Sunday, August 22, 2010

Common Threads

What do Honus Wagner, The Queen of Prussia and the Geranium Have in Common?

They were all featured in tobacco premiums early in the 20th Century!   We all know about baseball cards (which appeared in cigarette packages as well as candy and bubblegum).  Last week's post on the Queen of Sheba sent me scrambling to find my small collection of cigarette silks, as I was sure I had one of her, and sure enough! As I looked through these lovely pieces, I marveled at the early ingenuity of tobacco marketing. It hearkens back to a day when you would open your box of laundry soap to find a dishtowel rolled up inside, or you went to the movies once a week because you were collecting the dishes they gave away with the 35 cent ticket! Is it possible to have nostalgia for a time you didn't actually know? All I really know about these things is what I've seen in movies, but I have learned a little about cigarette silks.

Savvy tobacco marketers decided to target women when they noticed that women were saving cigar ribbons to use in their needlework.  There are quilts made up entirely of different cigar ribbons - these silk ribbons were actually used to tie the cigars in a package together and no thought had been given to using that ribbon as a "premium".  But the tobacco companies were quick to jump on the bandwagon and began to include small pieces of fabric in each cigarette package specifically to attract women customers.  These pieces of "silk" (they were actually made of a lot of different things - a few silk, some cotton, some a combination in a satin finish) were prized for crazy quilts which were very popular at the time.  They were printed on a woven fabric.  While some were monochrome, such as my Actress series, some were in glorious color, such as the Queens in my collection.

Small scraps and vignettes are perfectly suited to this wonderful folk art, and the cigarette silks were hugely popular!  I bought mine for the same reason, though of course, my crazy quilt is yet to be made...  But they are perfect for this purpose!

They appeared in cigarettes in the UK and the US from the late Victorian era into the late 1920's.  The subject matter was very varied - you could collect almost anything, it seemed, from photos of popular actresses of the time, to gorgeous floral prints to artistic renderings of famous Indian Chiefs.  There were military insignia, college seals - if you could reproduce it on a small piece of fabric, it was there!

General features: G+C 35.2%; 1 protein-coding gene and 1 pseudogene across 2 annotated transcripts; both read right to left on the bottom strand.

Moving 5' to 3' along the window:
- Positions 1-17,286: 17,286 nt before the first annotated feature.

Today, some collectors choose to simply display the silks, as above, but there are still some who use them in needlework, and you can see pictures of people's handiwork on their blogs...

The pictures on these pieces are absolutely beautiful in some cases, and the history is fascinating to me...

Next time you're browsing on eBay, take a look - there are lots to choose from, and they can be surprisingly affordable.  And as collections go, they don't take up much space!



  1. Both my grandfathers used to smoke. But in the mid-sixties it was no longer "silk" what was to be found in the cigarboxes. Every cigar had a tiny paper-band with a nice picture on it. And below the cigars was a larger one.
    So we grandchildren, we had to be quick when grandfather finished a box. The first one there present was likely to get that larger and more wanted piece of collectable.

    But all those collections, I also used to collect stamps and postcards, all those are gone. Only the stamps remain in their maps, tucked away in the attick.
    Today I'm still a collector. But now it is books and patterns of cross stitch samplers.
    Once a collector always a collector!

  2. That is so true, Ine! I think we all love to collect things that connect us to the past...


  3. I've seen cigar and cigarette silk quilts on Antiques Roadshow, etc. But, never knew much about the silks themselves. Nice, informative post. Thanks.


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